QUESTION: I have been told I have emotional baggage. Please explain what this means.
ANSWER: My friend, Nancy Scruggs, tells a humorous story of three East Texas women who went shopping in a nearby town. They spent an enjoyable evening and embarked on their journey homeward. They hadn't been on the highway long when they noticed a dead cat lying near the shoulder of the road. Being notorious cat lovers, they decided to stop and pick up the poor creature, take him home, and give him a proper burial.
Now they were faced with a dilemma of what to wrap the cat in. Certainly they didn't want to just flop his carcass onto the floorboard. After some thinking, one of them decided to empty her purchases from an elegant department store bag and use the bag as a transitional casket.
With the expired feline resting in the department store “casket” on the back floor, the trio resumed their journey.
Passing a fast-food restaurant, they were reminded how long it had been since they had eaten and decided to stop. After considering the condition of their dead passenger, they chose to place the bagged cat outside the car while they ate inside. They simply didn't feel comfortable leaving him shut up in the car. He didn't smell like daisies, and the car would be airtight on a hot Texas night. So they propped the “casket” against a tire and entered the restaurant to enjoy their meal.
Not long after they were seated and eating, an elderly woman entered the restaurant carrying a department store bag that was strangely familiar.
The trio exchanged concerned glances and then looked out the large window.
Yes, the bagged cat was gone.
The poor woman holding the bag must have thought she had retrieved some valuable find that someone had accidentally left. As the lady stood in line to place her order, she decided to glance into the bag for the first time.
Bad move for a heart patient! She immediately dropped the bag and gripped her chest. Soon surrounding customers noticed her distress and alerted the manager, who promptly called an ambulance. Since the hospital was only a block away, the ambulance arrived quickly, and within minutes the elderly lady was loaded into the emergency vehicle.
The conscientious paramedics, making sure they included all of the lady's belongings, threw the bagged cat in the ambulance near the gurney.
That was the last those cat-loving shoppers saw of their feline friend.
Emotional baggage is the bad memories, scars, and issues we carry in our hearts that, more times than not, other people have dumped on us or we have picked up from other folks. This baggage is usually full of destructive habits or behavioral patterns that can cause all manner of chaos in our lives and the lives of those we touch. Like the poor lady who picked up the department store bag, too many times we hang onto our baggage, thinking we need it when in reality it will lead to our own destruction or the end of relationships.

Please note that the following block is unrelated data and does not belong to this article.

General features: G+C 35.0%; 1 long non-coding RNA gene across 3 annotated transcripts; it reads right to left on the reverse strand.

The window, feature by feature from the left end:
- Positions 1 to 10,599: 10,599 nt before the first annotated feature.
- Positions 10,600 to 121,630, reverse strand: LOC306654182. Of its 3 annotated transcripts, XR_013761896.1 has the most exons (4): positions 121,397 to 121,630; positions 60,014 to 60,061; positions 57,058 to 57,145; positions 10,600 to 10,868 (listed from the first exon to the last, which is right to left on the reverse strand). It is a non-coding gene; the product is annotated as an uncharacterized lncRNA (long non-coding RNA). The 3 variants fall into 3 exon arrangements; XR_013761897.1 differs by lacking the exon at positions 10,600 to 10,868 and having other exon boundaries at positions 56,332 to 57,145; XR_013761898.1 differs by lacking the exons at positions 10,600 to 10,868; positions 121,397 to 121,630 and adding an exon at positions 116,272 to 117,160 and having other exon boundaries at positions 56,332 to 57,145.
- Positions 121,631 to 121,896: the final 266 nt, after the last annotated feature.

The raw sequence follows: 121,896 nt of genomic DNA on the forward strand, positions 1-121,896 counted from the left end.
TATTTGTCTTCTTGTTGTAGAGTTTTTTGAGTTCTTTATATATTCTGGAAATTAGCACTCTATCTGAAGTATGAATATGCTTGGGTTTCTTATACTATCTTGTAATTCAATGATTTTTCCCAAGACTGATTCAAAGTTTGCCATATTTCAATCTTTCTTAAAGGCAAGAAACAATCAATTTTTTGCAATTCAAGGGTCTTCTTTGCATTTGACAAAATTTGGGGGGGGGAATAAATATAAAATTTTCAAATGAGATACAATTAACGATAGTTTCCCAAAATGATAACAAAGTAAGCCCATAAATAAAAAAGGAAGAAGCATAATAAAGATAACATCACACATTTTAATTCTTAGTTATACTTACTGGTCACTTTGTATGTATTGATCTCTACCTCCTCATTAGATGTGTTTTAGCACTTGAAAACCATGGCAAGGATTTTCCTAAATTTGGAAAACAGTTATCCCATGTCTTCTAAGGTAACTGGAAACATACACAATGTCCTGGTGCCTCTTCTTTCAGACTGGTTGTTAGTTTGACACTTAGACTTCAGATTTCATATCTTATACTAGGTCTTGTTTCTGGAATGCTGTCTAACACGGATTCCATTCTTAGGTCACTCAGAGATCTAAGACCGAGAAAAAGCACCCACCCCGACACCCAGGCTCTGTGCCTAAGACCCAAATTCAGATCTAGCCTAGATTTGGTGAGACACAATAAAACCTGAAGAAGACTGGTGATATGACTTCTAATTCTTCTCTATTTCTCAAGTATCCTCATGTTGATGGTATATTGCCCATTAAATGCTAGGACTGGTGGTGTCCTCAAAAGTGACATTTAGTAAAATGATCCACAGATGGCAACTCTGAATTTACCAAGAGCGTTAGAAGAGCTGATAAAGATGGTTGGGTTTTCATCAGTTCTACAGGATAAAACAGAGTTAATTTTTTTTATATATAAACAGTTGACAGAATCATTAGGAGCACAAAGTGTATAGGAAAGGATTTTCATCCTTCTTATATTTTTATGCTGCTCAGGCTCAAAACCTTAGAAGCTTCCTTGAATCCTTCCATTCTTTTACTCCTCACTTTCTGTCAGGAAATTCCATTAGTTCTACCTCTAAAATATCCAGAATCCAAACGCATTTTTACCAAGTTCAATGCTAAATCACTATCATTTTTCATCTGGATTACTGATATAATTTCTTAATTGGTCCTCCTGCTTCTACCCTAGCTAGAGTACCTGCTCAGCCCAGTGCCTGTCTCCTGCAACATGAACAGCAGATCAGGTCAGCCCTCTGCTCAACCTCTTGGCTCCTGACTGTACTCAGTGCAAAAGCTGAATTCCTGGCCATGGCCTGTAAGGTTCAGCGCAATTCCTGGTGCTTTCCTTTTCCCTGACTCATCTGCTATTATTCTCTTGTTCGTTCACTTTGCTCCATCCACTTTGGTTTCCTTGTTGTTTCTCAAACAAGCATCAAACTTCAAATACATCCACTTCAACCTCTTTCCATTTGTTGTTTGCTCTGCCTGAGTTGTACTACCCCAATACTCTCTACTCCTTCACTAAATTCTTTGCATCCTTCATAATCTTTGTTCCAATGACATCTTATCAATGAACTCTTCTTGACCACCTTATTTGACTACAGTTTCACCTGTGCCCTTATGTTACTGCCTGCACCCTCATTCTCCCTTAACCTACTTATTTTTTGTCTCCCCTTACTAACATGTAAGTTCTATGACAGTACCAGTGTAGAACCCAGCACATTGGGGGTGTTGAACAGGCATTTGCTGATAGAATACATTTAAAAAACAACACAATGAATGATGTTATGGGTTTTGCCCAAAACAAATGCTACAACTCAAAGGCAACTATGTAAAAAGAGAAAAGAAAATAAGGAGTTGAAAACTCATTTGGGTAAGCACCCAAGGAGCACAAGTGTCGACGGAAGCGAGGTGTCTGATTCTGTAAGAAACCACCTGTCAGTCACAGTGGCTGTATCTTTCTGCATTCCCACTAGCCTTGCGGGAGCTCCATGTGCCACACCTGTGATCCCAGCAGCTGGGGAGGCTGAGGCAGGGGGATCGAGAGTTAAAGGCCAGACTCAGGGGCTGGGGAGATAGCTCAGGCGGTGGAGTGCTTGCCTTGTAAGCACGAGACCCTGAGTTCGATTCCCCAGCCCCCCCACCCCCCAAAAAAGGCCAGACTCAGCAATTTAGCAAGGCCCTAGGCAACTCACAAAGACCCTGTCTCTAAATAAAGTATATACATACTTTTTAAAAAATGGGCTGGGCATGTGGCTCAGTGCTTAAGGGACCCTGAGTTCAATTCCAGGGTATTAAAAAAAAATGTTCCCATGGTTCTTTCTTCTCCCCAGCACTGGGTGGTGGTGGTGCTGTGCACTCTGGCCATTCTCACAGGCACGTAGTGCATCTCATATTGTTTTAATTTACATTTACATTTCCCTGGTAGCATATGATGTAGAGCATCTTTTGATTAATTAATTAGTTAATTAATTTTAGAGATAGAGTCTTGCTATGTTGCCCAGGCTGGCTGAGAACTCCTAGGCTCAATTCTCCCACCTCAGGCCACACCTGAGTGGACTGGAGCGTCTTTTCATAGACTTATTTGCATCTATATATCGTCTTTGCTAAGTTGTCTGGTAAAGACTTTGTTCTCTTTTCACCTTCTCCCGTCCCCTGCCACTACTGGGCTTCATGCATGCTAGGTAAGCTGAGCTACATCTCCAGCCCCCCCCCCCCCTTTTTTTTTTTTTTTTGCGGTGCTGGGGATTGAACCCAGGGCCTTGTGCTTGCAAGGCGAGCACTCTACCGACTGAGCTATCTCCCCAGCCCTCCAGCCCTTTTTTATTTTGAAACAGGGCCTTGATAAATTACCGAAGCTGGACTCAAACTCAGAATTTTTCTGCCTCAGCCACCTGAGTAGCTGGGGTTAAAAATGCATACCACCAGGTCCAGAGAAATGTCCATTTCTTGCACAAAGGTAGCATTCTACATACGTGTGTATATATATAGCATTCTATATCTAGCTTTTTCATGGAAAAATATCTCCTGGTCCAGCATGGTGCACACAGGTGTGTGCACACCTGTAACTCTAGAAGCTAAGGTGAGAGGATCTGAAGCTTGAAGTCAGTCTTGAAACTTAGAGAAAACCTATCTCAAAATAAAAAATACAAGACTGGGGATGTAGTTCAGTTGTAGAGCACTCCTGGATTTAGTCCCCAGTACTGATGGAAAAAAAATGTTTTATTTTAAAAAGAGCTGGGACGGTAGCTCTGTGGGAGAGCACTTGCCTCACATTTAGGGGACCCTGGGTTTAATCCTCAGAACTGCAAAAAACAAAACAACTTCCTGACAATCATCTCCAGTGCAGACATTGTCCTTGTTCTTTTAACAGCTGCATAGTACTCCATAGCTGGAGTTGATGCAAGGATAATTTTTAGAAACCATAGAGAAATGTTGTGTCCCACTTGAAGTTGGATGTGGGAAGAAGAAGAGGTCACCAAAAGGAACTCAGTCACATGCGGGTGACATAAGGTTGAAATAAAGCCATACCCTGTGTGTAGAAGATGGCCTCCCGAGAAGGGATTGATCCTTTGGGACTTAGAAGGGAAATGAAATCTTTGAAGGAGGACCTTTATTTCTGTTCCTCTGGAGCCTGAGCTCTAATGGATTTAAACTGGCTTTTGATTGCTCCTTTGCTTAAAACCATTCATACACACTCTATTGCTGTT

Many times the coping mechanisms associated with baggage seem attractive, just like the department store bag's alluring label. But in the end, the coping mechanisms can be fatal in many ways: physically, emotionally, or relationally. Often people who are addicted to hard drugs got there because they took drugs to mask their pain. In other words, their emotional baggage drives their drug addiction. Eventually, drug use can kill. Other people resort to less physically destructive behavior, but their coping mechanisms create havoc interpersonally and eventually destroy relationships. For instance, if a person felt out of control in his or her childhood because of bad choices forced on them by irresponsible parents, then that person can become over-controlling in marriage as a way to compensate for the traumatic childhood. An over-controlling spouse can destroy a marriage.
If people are telling you they think you have baggage, listen. Ask them why they think you have baggage and what they see in you that makes them believe that. Rather than go into hot denial about the issues, take a hard look at your life and be honest with yourself. If you feel the observations are valid, then seek out the help of a counselor or pastor. Often, we can be as blind to our own baggage as the poor woman who picked up the department store bag was blind to the dead cat inside. And unfortunately, the stuff in the baggage can lead to our own demise if we don't get some help.
The author of 54 books, Debra White Smith holds an M.A. from U.T. and is the featured relationship specialist on the Fox News Radio Show, “Plain Jane Wisdom.” She and her husband, Daniel, co-pastor Palestine Church of the Nazarene. For more information, visit www.debrawhitesmith.com. Got a problem? E-mail Debra at email@example.com